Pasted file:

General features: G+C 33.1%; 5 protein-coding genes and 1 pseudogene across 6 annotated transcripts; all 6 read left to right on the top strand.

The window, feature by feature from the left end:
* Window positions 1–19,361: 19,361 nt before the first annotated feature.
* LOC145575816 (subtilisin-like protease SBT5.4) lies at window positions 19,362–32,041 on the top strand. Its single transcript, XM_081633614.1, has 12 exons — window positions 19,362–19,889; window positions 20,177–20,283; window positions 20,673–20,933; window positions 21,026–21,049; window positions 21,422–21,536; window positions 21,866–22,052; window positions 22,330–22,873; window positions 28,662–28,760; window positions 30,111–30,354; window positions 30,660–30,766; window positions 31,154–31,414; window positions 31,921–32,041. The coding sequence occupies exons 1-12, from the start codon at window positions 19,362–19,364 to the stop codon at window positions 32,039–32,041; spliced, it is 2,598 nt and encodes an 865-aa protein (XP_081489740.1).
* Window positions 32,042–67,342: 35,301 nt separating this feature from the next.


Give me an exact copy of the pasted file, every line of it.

General features: G+C 33.1%; 5 protein-coding genes and 1 pseudogene across 6 annotated transcripts; all 6 read left to right on the top strand.

The window, feature by feature from the left end:
* Window positions 1–19,361: 19,361 nt before the first annotated feature.
* LOC145575816 (subtilisin-like protease SBT5.4) lies at window positions 19,362–32,041 on the top strand. Its single transcript, XM_081633614.1, has 12 exons — window positions 19,362–19,889; window positions 20,177–20,283; window positions 20,673–20,933; window positions 21,026–21,049; window positions 21,422–21,536; window positions 21,866–22,052; window positions 22,330–22,873; window positions 28,662–28,760; window positions 30,111–30,354; window positions 30,660–30,766; window positions 31,154–31,414; window positions 31,921–32,041. The coding sequence occupies exons 1-12, from the start codon at window positions 19,362–19,364 to the stop codon at window positions 32,039–32,041; spliced, it is 2,598 nt and encodes an 865-aa protein (XP_081489740.1).
* Window positions 32,042–67,342: 35,301 nt separating this feature from the next.